Aug 13 2009

Vision and How the Brain Organizes Itself

Knowledge about brain organization and development is rapidly evolving, partly due to new tools we have for research, such as various MRI techniques. One type of question being investigated is the degree to which brain organization is pre-programmed in the genes vs a result of the process of development.

We know that both processes are involved. Human brains are all grossly the same – I have looked at hundreds of MRI scans of patients and they are all pretty much laid out the same way. Neurologists get very good at predicting exactly where a lesion will be in the brain based upon a patient’s symptoms and exam. This ability to localize a lesion is based upon the assumption that all brains are organized the same, and this assumption turns out to be almost always correct, at least to a level of precision required for a clinical assessment. (There are known variations in terms of which side of the brain will house certain specific functions – for example most people are dominant for language in the left hemisphere, but some left-handed people have language in the right hemisphere.) This suggests that genetics plays a dominant role in determining the large-scale structure of the brain.

But neuroscience researchers often operate at a much finer level of detail in terms of neuroanatomy, often dealing with the micro-structure of the brain. And the question remains, at fine levels of detail, how much of the brain’s structure is pre-determined by genetics, how much results from the process of development, and how much is plastic (determined by later use)?

We know that mapping plays an important role in brain development. This is a process by which neurons will map to sensory input or other feedback. When babies see, for example, their visual cortex will map to the stream of information coming in from the retina. The visual cortex therefore creates a literal map of the retina. Genes do not need to lay out this map, like a blue-print, but only have to set up the rules and then allow the mapping to take place.

Neuroanatomy of Vision

But the organization of vision in the brain is much more complex than a simple map of the retina. Visual information undergoes a great deal of processing to make the information more useful. Edges and contrast are enhanced, for example. Also information is processed in such a way as to create three-dimensionality and depth. Generally speaking, optical illusions are tricks that expose these kinds of visual processing.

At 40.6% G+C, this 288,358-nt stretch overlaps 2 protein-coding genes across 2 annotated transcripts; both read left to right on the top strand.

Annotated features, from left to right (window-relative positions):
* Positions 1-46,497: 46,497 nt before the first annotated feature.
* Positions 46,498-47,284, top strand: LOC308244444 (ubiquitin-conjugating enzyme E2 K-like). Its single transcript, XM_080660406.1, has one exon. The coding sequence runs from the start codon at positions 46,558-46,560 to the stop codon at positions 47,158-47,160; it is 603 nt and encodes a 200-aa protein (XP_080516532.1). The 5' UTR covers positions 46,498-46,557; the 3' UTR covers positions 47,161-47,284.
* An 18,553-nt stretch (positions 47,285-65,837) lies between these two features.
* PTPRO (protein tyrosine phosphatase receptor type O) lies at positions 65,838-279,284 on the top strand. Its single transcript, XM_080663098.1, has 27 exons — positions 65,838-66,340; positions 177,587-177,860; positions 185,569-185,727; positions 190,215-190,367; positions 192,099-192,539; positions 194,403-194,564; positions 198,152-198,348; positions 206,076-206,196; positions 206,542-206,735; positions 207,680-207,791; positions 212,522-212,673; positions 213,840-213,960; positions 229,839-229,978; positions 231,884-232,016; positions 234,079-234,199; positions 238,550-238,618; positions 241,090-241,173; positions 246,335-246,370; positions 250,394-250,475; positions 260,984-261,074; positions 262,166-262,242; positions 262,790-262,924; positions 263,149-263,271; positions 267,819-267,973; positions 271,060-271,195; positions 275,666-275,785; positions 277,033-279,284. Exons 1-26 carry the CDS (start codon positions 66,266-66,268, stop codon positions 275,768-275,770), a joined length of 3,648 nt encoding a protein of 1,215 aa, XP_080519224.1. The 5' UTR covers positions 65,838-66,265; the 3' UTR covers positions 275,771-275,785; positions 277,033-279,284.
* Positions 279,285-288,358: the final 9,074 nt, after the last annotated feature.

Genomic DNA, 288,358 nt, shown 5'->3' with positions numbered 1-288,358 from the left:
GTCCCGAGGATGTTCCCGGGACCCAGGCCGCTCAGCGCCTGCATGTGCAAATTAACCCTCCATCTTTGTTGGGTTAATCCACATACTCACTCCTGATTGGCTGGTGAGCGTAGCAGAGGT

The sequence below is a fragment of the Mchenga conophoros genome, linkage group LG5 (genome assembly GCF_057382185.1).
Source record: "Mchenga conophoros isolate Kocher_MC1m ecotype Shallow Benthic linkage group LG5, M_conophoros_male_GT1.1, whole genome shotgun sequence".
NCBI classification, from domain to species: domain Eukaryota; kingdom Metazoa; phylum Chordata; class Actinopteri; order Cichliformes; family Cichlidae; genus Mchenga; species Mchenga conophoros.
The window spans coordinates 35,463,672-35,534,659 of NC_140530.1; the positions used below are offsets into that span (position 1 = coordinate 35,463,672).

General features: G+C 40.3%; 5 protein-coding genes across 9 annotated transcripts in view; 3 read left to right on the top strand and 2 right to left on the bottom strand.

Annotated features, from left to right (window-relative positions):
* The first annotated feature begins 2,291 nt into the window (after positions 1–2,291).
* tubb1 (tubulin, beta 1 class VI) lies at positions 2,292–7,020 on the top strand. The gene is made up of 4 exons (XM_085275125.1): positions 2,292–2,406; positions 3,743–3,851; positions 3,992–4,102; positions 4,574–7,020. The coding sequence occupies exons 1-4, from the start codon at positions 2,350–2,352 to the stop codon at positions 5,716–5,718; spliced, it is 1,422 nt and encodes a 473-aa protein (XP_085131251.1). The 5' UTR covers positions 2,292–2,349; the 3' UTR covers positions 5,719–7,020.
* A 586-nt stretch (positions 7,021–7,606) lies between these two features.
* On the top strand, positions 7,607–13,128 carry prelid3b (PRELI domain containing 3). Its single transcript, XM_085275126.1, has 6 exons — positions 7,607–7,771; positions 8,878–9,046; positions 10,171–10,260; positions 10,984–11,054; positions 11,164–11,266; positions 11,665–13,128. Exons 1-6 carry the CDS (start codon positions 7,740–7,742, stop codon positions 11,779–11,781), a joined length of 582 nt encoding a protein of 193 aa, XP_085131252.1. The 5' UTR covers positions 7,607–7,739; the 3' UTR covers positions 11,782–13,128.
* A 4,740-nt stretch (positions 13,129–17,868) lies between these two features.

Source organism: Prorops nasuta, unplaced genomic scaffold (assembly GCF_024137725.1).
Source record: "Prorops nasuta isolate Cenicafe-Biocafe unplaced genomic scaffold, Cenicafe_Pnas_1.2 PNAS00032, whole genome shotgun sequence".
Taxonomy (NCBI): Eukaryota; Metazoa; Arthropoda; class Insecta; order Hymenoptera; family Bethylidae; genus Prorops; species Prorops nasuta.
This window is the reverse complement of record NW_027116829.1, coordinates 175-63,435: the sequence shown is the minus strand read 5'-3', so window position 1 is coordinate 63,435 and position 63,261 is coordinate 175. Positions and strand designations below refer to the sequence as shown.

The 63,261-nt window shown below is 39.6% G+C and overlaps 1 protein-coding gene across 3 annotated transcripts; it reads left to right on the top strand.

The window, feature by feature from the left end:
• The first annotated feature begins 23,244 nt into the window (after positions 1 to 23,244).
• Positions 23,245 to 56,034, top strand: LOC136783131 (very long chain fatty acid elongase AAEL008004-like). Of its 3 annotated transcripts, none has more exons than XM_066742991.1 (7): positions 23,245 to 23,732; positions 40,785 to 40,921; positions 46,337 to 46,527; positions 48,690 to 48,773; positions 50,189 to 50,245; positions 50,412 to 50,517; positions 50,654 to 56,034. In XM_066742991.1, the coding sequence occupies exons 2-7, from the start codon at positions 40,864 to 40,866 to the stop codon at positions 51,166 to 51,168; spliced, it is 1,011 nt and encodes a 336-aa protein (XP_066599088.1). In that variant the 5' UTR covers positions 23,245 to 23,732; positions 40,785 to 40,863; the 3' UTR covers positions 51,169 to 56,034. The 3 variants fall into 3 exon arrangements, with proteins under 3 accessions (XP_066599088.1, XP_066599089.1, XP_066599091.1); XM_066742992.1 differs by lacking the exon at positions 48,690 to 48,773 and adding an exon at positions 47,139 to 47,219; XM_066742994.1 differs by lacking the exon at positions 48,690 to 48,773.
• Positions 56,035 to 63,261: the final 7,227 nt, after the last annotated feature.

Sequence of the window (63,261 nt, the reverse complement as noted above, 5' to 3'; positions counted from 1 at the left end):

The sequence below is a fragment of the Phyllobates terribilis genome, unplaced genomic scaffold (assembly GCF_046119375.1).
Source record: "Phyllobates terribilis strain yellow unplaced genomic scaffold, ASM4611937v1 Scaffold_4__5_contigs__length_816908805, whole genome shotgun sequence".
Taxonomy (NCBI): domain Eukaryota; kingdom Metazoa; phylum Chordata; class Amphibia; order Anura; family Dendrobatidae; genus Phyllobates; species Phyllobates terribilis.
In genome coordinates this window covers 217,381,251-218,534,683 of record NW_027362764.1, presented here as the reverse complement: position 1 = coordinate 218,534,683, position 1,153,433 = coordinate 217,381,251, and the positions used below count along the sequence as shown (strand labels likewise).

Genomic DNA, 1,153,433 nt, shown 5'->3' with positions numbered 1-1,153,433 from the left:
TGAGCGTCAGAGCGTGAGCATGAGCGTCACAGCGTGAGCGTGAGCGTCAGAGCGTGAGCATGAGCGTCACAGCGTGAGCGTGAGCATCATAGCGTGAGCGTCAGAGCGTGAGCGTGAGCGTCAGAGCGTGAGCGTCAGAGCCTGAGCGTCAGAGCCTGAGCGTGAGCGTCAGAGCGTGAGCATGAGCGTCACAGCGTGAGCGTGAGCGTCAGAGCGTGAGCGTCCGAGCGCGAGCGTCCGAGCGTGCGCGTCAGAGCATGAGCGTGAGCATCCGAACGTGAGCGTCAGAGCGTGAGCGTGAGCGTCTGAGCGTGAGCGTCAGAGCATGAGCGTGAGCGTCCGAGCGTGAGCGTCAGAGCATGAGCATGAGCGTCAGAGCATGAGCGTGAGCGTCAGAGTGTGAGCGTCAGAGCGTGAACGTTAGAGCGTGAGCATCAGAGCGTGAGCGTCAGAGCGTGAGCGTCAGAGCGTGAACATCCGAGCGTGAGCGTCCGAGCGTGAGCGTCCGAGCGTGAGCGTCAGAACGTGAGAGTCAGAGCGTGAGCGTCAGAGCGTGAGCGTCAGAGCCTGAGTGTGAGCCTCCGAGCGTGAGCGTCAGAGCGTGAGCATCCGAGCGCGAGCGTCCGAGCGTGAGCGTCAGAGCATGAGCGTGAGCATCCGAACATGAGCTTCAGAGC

But even more than optical processing, what we see also conveys meaning (arguably the ultimate evolutionary utlity of vision). The most obvious is probably pattern recognition: we don’t just see shapes, color, and depth – we see things. The famous eponymous essay in the book The Man Who Mistook His Wife for a Hat by Oliver Sacks desribes a man who had a stroke in the occipital-temporal region on boths sides. As a result he had visual agnosia – he could see but could not put all the pieces together and recognize specific things. So he could see the shape of his wife’s head, which is similar to the shape of his hat, but could not tell the two apart.

There are also specific forms of visual agnosia, or type-specific. Prosopagnosia (lesion of the right fusiform gyrus), for example, results in the inability to recognize faces. Landmark agnosia (right parahippocampal gyrus) results in the inability to identify specific buildings or landmarks.

ventral streamTo back up a bit further – our current models of visual organization in the brain is that there are two streams of visual information: the ventral stream relates to object recognition (and lesions of which result in visual agnosia, as described above), and the dorsal stream is for planning actions. Lesions of the dorsal stream result in what is called optic ataxia.

The dorsal stream of visual information is therefore related to seeing an object heading in your direction and getting out of the way, or to the act of catching a baseball. While the ventral stream will tell you that what you are catching is a baseball and not a rock.